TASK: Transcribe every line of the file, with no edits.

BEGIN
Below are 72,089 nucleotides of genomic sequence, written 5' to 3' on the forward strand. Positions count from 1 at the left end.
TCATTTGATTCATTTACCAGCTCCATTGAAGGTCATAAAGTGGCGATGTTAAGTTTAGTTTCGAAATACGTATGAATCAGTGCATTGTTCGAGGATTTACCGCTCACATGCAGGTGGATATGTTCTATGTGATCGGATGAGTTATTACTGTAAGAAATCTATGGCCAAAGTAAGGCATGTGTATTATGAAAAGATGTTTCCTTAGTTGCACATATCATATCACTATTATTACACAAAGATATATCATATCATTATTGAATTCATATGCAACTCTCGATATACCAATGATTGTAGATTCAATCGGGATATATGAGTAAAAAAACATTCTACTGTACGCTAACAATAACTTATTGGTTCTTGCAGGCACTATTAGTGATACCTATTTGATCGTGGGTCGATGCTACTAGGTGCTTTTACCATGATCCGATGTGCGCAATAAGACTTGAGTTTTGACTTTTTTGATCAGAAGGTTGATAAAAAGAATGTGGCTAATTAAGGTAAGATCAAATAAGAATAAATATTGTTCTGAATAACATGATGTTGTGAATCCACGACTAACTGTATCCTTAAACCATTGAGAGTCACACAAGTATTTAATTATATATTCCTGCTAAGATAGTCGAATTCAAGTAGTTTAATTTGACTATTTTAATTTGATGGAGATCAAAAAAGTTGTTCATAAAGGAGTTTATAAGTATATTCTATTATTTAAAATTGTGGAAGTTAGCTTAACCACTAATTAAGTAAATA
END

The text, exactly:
Below are 72,089 nucleotides of genomic sequence, written 5' to 3' on the forward strand. Positions count from 1 at the left end.
TCATTTGATTCATTTACCAGCTCCATTGAAGGTCATAAAGTGGCGATGTTAAGTTTAGTTTCGAAATACGTATGAATCAGTGCATTGTTCGAGGATTTACCGCTCACATGCAGGTGGATATGTTCTATGTGATCGGATGAGTTATTACTGTAAGAAATCTATGGCCAAAGTAAGGCATGTGTATTATGAAAAGATGTTTCCTTAGTTGCACATATCATATCACTATTATTACACAAAGATATATCATATCATTATTGAATTCATATGCAACTCTCGATATACCAATGATTGTAGATTCAATCGGGATATATGAGTAAAAAAACATTCTACTGTACGCTAACAATAACTTATTGGTTCTTGCAGGCACTATTAGTGATACCTATTTGATCGTGGGTCGATGCTACTAGGTGCTTTTACCATGATCCGATGTGCGCAATAAGACTTGAGTTTTGACTTTTTTGATCAGAAGGTTGATAAAAAGAATGTGGCTAATTAAGGTAAGATCAAATAAGAATAAATATTGTTCTGAATAACATGATGTTGTGAATCCACGACTAACTGTATCCTTAAACCATTGAGAGTCACACAAGTATTTAATTATATATTCCTGCTAAGATAGTCGAATTCAAGTAGTTTAATTTGACTATTTTAATTTGATGGAGATCAAAAAAGTTGTTCATAAAGGAGTTTATAAGTATATTCTATTATTTAAAATTGTGGAAGTTAGCTTAACCACTAATTAAGTAAATA